John Quincy Adams

AdamsJohn QuincyJ. Q. Adams
In 1794, President George Washington appointed Adams as the U.S. ambassador to the Netherlands, and Adams would serve in high-ranking diplomatic posts until 1801, when Thomas Jefferson took office as president. Federalist leaders in Massachusetts arranged for Adams's election to the United States Senate in 1802, but Adams broke with the Federalist Party over foreign policy and was denied re-election. In 1809, Adams was appointed as the U.S. ambassador to Russia by Democratic-Republican President James Madison. Adams held diplomatic posts for the duration of Madison's presidency, and he served as part of the American delegation that negotiated an end to the War of 1812.

James Buchanan

BuchananPresident BuchananBuchanan Administration
Five days after the address was delivered, Treasury Secretary Howell Cobb resigned, feeling that his views and the President's had become irreconcilable. South Carolina, long the most radical southern state, declared its secession on December 20, 1860. However, unionist sentiment remained strong among many in the South, and Buchanan sought to appeal to the southern moderates who might prevent secession in other states. He proposed passage of constitutional amendments protecting slavery in the states and territories.

Abraham Lincoln

LincolnPresident LincolnPresident Abraham Lincoln
A 2004 study found that scholars in the fields of history and politics ranked Lincoln number one, while legal scholars placed him second after George Washington. In presidential ranking polls conducted in the United States since 1948, Lincoln has been rated at the very top in the majority of polls. Generally, the top three presidents are rated as 1. Lincoln; 2. Washington; and 3. Franklin Delano Roosevelt, although Lincoln and Washington, and Washington and Roosevelt, are occasionally reversed. President Lincoln's assassination increased his status to the point of making him a national martyr. Lincoln was viewed by abolitionists as a champion for human liberty.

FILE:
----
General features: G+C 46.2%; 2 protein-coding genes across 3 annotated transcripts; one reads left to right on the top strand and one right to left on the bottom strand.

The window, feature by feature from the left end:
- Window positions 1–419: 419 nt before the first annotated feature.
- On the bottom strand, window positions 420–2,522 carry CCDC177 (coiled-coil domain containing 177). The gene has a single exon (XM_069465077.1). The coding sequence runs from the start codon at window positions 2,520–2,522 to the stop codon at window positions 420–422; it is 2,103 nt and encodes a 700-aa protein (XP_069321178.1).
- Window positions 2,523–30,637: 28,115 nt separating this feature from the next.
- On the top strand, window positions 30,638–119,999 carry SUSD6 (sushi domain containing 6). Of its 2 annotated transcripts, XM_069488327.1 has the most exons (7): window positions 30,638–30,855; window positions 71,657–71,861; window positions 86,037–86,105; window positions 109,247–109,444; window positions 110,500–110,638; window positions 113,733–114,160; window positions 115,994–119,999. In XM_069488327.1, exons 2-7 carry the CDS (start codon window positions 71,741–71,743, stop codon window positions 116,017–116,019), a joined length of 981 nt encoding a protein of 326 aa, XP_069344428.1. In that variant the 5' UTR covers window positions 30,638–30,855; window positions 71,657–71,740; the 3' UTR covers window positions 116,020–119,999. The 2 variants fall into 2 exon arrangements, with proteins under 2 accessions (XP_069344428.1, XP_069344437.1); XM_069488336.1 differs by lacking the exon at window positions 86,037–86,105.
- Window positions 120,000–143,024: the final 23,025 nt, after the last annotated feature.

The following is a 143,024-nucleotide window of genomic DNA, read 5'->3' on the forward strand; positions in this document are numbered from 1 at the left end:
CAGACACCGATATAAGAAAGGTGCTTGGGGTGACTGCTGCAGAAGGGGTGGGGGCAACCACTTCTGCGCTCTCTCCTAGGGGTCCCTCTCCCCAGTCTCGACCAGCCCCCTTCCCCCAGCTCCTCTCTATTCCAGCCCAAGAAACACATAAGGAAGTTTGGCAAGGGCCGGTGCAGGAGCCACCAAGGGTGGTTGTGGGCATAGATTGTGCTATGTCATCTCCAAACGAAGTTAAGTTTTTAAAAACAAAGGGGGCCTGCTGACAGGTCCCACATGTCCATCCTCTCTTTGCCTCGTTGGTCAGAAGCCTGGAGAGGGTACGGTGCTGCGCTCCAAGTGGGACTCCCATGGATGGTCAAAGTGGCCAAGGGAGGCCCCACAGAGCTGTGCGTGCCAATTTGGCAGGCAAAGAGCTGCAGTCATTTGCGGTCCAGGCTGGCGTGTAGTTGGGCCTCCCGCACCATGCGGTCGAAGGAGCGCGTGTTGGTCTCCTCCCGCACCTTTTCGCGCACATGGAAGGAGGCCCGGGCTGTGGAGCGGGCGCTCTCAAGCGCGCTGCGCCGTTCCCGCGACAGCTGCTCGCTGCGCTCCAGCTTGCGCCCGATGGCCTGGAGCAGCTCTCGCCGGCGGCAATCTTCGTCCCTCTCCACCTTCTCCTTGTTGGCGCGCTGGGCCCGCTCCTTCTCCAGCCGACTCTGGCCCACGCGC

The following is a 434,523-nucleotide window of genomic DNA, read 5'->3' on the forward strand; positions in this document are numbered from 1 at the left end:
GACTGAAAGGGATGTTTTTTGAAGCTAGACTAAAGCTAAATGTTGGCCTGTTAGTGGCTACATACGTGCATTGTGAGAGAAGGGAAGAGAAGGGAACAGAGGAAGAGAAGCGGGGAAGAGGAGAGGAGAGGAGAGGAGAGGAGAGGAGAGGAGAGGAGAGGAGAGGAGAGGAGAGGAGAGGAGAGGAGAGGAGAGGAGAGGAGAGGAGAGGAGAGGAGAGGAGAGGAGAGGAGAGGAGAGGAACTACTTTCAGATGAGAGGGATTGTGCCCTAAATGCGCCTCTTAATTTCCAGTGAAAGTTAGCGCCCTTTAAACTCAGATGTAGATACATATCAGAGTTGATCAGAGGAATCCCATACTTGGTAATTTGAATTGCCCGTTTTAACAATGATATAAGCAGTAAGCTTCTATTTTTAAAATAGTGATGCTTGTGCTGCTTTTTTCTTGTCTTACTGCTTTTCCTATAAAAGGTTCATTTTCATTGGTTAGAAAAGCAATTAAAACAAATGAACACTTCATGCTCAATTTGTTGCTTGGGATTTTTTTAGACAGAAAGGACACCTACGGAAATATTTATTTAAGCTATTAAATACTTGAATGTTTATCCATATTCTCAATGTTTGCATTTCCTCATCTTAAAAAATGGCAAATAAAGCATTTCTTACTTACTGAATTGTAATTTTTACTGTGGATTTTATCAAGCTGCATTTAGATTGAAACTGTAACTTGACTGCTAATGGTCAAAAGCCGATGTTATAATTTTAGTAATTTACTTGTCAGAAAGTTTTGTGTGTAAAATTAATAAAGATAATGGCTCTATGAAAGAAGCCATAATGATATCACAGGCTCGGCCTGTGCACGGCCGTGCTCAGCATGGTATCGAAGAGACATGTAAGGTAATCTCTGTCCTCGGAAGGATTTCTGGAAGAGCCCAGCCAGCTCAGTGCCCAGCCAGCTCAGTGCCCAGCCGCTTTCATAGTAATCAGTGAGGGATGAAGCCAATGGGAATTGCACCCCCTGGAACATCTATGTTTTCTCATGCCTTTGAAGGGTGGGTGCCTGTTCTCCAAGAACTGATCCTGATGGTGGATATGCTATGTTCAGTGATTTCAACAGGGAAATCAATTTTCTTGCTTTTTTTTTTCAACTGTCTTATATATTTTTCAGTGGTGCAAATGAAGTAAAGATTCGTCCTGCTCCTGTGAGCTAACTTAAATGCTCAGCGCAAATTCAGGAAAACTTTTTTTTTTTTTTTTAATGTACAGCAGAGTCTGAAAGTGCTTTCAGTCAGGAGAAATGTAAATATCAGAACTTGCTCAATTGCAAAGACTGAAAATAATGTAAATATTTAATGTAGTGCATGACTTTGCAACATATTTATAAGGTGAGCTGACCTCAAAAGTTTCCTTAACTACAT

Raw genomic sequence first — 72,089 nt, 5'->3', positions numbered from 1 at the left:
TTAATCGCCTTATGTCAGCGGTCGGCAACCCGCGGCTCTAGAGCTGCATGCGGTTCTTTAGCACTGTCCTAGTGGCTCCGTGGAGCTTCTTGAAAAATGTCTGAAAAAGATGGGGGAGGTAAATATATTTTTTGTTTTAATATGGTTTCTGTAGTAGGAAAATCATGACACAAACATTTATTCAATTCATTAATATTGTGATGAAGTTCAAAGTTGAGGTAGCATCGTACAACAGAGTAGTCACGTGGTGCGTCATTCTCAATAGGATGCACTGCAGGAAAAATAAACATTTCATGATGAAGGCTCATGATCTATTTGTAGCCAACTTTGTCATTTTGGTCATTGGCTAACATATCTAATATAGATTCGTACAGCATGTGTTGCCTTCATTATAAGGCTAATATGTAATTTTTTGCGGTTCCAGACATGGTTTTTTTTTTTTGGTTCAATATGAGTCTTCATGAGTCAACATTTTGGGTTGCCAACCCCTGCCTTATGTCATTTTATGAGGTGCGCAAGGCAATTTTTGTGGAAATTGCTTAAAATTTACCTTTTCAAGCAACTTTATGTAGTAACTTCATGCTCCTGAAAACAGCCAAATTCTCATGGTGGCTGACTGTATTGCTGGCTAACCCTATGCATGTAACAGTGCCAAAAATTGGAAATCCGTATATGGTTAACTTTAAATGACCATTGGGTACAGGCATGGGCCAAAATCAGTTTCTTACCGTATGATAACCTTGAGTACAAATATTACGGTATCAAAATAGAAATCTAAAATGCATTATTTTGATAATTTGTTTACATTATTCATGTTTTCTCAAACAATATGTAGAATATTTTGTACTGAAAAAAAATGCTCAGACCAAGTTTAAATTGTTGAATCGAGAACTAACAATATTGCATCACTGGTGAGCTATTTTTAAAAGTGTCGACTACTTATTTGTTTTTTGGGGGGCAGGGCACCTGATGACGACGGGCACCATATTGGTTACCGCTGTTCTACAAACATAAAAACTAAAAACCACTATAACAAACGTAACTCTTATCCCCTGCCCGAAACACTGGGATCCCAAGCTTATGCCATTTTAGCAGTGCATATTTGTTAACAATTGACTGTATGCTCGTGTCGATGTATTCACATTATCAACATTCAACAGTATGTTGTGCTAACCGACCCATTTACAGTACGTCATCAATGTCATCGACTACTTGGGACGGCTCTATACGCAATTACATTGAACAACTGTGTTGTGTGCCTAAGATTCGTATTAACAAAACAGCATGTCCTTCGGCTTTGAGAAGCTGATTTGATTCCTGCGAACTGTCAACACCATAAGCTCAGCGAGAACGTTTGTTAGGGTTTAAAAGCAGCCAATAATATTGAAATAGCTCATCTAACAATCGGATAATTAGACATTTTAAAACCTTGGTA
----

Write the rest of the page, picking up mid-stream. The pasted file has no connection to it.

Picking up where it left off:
Historical rankings of presidents of the United States

rankedrankgenerally ranked
Bush (95%). 4) George Washington (94%). 5) Abraham Lincoln (88%). 6) John F. Kennedy (83%). 7) Richard Nixon (82%). 8) Jimmy Carter (79%). 9) Thomas Jefferson (72%). 10) Ronald Reagan (66%). 11) Gerald Ford (62%). 12) Franklin D. Roosevelt or Theodore Roosevelt (60%). 13) John Adams or John Quincy Adams (56%). 14) Dwight D. Eisenhower (54%). 15) Harry S. Truman (50%). 16) Andrew Jackson (47%). 17) Herbert Hoover (42%). 18) Andrew Johnson or Lyndon B. Johnson (41%). 19) William Howard Taft (39%). 20) James Madison (38%). 21) Ulysses S. Grant (38%). 22) James Monroe (30%). 23) Woodrow Wilson (29%). 24) Calvin Coolidge (22%). 25) James A. Garfield (19%). 26) James K. Polk (17%). 27) Warren G.